Google AdWords Position Preference Going Away

Apr 7, 2011 • 8:31 am | comments (4) by twitter Google+ | Filed Under Google AdWords

Google announced that the position preference bidding option, which has been around since 2006, is being retired.

Why? Google said there are "pitfalls around targeting average position," and linked people over to Chief Economist, Hal Varian's post named understanding the Average Position metric from a few days ago. But not everyone agrees that this is a good thing. One advertiser in the WebmasterWorld forums said:

This is really bad news for the way I handle adwords - the top positions convert the best for me, while the lower ones do not. Hence with a limited budget I use position preference to make sure that when my ads appear, they do so in the best converting positions.

This is going to increase my cost per conversion and overall adspend considerably - great for Google, not so good for me!

In any event, this person can still do a position preference like bidding style but they have to use the automated rules feature in a interesting way.

(1) As of April 5th, position preference can no longer be enabled for campaigns through either the AdWords web interface or the API. Campaigns already using position preference will still have it enabled, but if you turn position preference off in one of your campaigns, you won't be able to turn it back on.

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(2) Starting in early May, Google will begin disabling position preference for any campaigns still using it.

(3) After you disable position preference (either manually or when the feature is retired starting in early May), the manual maximum CPC bids for those campaigns will be the bids position preference used most recently. Position preference tries to raise or lower your bids to target the positions you specify. So using the most recent position preference bid as your manual maximum CPC should minimize disruption to your traffic.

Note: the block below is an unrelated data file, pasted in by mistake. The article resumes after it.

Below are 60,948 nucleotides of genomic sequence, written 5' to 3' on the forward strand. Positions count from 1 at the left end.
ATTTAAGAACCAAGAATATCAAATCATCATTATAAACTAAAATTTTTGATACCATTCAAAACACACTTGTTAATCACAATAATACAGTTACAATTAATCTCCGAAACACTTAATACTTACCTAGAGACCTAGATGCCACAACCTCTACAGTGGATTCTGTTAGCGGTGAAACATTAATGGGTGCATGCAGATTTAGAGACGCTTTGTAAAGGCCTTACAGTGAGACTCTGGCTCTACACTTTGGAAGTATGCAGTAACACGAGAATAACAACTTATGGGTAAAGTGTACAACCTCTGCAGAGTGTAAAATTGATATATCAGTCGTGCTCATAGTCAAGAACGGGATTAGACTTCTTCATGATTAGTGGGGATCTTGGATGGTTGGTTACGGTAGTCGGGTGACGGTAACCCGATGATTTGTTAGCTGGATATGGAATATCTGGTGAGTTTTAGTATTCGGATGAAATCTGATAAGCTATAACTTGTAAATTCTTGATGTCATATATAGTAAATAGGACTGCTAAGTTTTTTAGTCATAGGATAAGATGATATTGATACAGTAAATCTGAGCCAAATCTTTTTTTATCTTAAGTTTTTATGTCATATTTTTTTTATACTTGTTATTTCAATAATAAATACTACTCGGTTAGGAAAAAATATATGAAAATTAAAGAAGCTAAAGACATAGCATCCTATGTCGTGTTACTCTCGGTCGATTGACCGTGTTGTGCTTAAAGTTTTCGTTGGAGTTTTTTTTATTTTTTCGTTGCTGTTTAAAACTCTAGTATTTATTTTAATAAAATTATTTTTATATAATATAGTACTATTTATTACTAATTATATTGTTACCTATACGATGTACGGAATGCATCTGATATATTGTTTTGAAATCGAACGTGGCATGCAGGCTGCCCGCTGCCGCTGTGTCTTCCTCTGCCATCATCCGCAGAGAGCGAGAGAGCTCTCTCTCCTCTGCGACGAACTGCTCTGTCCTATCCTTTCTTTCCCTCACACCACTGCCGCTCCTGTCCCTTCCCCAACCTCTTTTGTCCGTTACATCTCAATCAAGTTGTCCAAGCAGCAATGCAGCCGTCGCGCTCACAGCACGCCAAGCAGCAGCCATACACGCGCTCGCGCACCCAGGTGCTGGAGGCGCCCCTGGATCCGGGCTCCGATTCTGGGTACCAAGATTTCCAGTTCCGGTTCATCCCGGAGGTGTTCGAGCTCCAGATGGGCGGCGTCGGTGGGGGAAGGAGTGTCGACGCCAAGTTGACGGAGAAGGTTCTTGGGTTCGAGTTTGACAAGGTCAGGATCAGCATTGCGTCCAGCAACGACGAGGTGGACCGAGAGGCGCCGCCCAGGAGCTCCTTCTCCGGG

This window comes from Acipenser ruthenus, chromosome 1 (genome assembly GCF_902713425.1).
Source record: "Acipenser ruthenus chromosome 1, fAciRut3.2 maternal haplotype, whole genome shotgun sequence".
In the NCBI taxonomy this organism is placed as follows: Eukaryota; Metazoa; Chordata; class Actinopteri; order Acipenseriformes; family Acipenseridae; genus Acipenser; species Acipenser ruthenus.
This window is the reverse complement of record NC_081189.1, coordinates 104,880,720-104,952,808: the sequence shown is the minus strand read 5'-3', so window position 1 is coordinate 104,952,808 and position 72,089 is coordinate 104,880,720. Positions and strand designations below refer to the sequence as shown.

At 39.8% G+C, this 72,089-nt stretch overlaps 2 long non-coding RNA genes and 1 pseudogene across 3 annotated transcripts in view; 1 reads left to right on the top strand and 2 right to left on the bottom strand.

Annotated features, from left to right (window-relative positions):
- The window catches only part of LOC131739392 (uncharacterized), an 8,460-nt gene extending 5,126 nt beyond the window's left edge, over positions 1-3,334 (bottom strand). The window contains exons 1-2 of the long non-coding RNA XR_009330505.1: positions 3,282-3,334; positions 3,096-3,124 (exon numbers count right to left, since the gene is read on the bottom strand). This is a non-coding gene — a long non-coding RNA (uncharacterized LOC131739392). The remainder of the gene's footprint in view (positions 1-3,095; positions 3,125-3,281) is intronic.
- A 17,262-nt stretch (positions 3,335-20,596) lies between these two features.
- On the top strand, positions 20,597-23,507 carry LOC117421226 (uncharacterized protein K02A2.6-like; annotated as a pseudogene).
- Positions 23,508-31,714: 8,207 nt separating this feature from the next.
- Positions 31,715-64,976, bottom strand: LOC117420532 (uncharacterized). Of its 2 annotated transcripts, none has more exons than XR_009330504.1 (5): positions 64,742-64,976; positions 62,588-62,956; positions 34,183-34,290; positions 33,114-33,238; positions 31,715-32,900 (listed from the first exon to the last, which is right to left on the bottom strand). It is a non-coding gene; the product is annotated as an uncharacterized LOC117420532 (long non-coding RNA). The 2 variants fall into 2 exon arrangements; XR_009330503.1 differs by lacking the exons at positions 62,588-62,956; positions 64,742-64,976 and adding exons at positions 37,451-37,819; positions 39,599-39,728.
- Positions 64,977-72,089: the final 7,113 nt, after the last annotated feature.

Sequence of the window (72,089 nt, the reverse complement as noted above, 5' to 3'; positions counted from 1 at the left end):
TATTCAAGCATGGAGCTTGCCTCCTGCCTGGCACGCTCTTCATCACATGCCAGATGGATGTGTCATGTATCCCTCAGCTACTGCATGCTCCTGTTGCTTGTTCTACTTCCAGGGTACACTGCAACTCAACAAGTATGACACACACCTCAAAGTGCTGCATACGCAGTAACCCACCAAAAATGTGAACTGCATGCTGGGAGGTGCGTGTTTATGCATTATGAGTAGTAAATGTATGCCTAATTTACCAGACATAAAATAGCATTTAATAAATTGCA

For more details see this help document.

Forum discussion at WebmasterWorld.

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04/07/2011 02:21 pm

I am wondering how this will impact the cost-per click cost to those running AdWords. I suspect it will cause the cost to increase. As some have said elsewhere, being say 4th and thereunder is totally underperforming territory. So by saying 80% of the value in place 1-4 and mere 20% in remaining 6 ad slots means the money should reflect that reality also. Right? Doing away with this should have the intended consequences of making 1-10 slots nearly uniform. I suspect collectively even more valuable than before, to Google.

PPC Services

04/08/2011 04:57 am

This was one option which we have used few times around at the early stages of new campaigns.

John Allen

04/08/2011 01:19 pm

This was feature that I was advised from an early stage to avoid. As I understand it, you only got the position you requested if your bid justified it. If your bid was too low, your ad just didn't show. This could work well for phrases with a lot of volume, where bidders drop out because they are being trottled by their daily budget, but on lower volume phrases it could mean your ads are never seen.


04/08/2011 07:41 pm

Well played Google, well played -Now I'll just have to spend more to ensure top positions

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